Driving over the Siskiyous was uneventful though we found out that Budget does not let you put chains on their trucks and expects you to hold up in a hotel until bad weather had passed. That was rather refreshing to me since I really didn’t want to put chains on truck tires in the freezing cold anyway. Budget would give an extra day of travel for free instead of allowing the chains. Driving was tough. It was like being beaten by a army of angry midgets. By the time night came on I was ready to sleep. Edmond was riding with me and watching videos and playing games on the powerbook and passed out as soon as it got dark. I turned on the radio much to my terror as I weaved around in my lane. All of my life I had tried to avoid listening to talk radio. There were too many people all saying the same thing or exactly the opposite. Then one day I got fed up with listening to music and turned on talk radio. As I weaved, I found some talking heads expressing there partisism and listened.
Passing was quite a bit of stress when I first started driving. My truck was 7’10” wide and the lane I was driving on was 10 feet wide. That didn’t leave much space for error. Especially when passing trucks which were just as wide. Even worse were RVs who were just blind elderly people who wanted to go out with a big bang and run me into a ditch while doing it. I passed a midsized truck with a travel trailer on the back and felt my heart in my throat as they weaved around and came uncomfortably close to scraping the side of my $45K truck. I was happy that I lived and didn’t pass too may more times that night.
As we came close to Turlock it dawned on me that Aunt Mary lived on a culdasack and started thinking about what I would do with the truck. Walmart was the first answer into my mind. They always had semis, RVs and other long haul vehicles in there parking lot overnight. Conveniently there was a Walmart around the corner from Aunt Mary’s so all of my worries were limited to the people who might come and break in the the back of the truck and steal all of my crap. Those would have to be crack smoking morons if they think that I have anything nice or anything worth anything. I got out of the truck, locked it and went in our other car to Aunt Mary’s. I hit the bed and was asleep almost immediately.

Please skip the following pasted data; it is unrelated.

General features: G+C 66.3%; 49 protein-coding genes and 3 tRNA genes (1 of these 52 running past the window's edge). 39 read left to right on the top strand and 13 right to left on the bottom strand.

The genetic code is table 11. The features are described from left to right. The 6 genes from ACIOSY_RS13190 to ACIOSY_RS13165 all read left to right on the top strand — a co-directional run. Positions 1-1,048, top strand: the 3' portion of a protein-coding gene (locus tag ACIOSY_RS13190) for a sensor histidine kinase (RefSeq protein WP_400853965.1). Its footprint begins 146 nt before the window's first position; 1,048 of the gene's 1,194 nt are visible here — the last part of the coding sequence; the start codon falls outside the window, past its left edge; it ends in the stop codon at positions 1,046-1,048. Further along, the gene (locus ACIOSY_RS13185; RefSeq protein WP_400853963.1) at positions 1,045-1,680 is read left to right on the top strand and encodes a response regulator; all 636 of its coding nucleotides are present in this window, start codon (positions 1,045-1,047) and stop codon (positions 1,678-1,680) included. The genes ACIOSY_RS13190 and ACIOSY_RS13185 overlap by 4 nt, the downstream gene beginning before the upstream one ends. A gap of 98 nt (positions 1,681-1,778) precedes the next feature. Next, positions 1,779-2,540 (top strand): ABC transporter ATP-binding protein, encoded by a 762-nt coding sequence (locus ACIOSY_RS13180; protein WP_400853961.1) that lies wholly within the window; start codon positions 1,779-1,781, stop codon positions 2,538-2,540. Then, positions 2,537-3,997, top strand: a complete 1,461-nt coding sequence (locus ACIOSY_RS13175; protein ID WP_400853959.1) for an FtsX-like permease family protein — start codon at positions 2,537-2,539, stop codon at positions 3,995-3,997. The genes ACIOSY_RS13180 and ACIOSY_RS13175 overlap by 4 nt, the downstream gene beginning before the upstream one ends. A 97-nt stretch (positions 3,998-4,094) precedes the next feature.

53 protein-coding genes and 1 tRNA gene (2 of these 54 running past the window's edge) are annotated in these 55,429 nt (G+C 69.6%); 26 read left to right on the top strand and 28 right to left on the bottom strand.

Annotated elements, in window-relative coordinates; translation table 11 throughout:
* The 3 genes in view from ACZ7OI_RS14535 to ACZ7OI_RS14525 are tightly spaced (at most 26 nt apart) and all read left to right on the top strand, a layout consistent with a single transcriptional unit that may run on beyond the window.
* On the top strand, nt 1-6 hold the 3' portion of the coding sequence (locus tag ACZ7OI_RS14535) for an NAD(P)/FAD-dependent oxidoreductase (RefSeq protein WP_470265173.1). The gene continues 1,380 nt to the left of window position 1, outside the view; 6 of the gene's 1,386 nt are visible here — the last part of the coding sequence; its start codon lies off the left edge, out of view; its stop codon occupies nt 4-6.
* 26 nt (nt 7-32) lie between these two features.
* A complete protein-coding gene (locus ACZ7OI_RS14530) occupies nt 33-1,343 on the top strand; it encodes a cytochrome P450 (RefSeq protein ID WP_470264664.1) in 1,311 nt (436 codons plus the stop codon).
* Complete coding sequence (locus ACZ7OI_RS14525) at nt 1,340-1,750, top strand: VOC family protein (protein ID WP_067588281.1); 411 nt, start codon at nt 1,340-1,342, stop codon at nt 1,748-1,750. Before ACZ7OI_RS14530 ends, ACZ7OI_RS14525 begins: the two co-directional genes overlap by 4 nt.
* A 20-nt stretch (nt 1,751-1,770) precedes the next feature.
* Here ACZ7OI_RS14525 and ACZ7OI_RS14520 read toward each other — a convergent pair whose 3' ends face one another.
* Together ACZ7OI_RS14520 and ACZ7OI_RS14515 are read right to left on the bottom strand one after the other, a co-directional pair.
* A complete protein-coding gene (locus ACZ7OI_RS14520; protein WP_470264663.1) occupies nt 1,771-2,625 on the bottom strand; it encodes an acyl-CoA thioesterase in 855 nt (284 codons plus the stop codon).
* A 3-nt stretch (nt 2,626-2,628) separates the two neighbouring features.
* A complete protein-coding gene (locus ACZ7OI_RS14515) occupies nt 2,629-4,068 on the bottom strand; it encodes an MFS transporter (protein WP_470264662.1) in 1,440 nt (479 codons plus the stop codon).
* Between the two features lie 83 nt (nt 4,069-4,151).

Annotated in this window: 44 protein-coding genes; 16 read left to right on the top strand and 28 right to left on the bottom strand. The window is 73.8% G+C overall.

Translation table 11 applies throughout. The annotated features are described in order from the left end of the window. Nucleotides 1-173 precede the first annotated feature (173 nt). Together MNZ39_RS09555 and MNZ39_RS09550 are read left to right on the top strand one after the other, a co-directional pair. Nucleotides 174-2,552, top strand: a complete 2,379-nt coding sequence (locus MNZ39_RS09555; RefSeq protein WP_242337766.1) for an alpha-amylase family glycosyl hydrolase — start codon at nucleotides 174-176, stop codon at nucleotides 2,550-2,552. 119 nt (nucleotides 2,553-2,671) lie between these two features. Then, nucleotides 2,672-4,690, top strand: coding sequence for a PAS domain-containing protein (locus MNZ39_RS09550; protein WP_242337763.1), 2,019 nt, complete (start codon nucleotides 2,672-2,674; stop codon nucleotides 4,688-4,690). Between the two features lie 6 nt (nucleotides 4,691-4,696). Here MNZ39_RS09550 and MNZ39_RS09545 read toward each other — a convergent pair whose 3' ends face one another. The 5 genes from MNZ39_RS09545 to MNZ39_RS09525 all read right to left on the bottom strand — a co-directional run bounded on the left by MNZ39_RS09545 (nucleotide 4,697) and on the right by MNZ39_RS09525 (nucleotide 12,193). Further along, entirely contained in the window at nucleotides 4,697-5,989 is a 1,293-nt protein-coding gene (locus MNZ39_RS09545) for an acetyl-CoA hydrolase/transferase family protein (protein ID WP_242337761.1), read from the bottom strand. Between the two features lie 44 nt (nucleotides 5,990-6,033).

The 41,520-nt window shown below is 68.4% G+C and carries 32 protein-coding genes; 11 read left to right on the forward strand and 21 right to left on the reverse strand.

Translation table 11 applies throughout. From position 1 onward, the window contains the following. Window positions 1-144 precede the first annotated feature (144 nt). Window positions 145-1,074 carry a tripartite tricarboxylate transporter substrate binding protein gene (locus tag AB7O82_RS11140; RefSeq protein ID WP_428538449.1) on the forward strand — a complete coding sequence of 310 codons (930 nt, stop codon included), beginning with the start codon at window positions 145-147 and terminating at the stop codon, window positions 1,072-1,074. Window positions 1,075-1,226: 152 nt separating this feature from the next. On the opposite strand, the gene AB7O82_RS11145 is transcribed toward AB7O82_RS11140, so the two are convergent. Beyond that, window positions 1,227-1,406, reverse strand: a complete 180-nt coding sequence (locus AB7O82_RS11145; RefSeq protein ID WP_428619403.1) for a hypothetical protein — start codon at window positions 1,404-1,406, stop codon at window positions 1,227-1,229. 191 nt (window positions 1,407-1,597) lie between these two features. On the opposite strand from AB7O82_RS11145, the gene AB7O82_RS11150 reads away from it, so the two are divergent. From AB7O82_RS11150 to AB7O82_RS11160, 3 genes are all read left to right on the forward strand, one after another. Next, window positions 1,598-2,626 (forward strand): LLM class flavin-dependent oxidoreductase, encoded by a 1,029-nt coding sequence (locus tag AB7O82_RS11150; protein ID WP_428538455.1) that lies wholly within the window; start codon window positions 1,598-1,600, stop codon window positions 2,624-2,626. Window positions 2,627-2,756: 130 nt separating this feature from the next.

The next morning I got up around 9 and lazily dragged my self into the shower where I tortured myself with the hot cold treatment and was wide awake as soon as I got out. We had a lovely breakfast and fun time with Aunt Mary before collecting the massive amount of stuff that we had somehow brought in and getting back to the truck to find that nothing had happened at all and we had been freaked out about nothing.
When we got back on the road I made a decision that I just could not drive into LA down to Oma and Opa’s house and would rather stay out at Aunt Karen’s in Palmdale, a considerably less stressful place to get to though not as comfortable to stay at since it was couches the floor or a tent in the back yard. On Highway 99 we cruised along at a whopping 55 MPH on the roughest road imaginable. I was watching the trucks in front of me moving the slabs of highway like riding on a teeter totter and bouncing along horribly as we went. I found my back was starting to hurt in an awful way and holding my bladder was almost impossible. At last my back could take no more and I got off of the freeway at a rest stop and tried to twist myself with stretches. I noticed my wallet in my back pocket and removed it during my stretches. As soon as I removed it my back felt better.
After too many hours we came to the Antelope Valley where so many of my stories, personality and neuroses were formed. It was beautiful as we drove into the valley; a windy high desert valley where the wind never gave up and the rain and snow were normally kept
at bay. I had planned on visiting the old adobe house where I had spent seven years, raising goats, pigs, and lambs, fighting fires, fighting chickens, building fences and playing in the dirt. from a good distance we could see the Big tree, though it looked small and depressed after its long years in the wind. The fields around the old house were filled with weeds instead of some crop as when I had lived there. Obviously Farmer Barnes had either retired or died and no one wanted to farm the land he farmed. It was an awful place to live and work. I would have died if I had been there as long as he had. I’ll add more soon enough……

-Travis

http://www.rebelwithacamera.com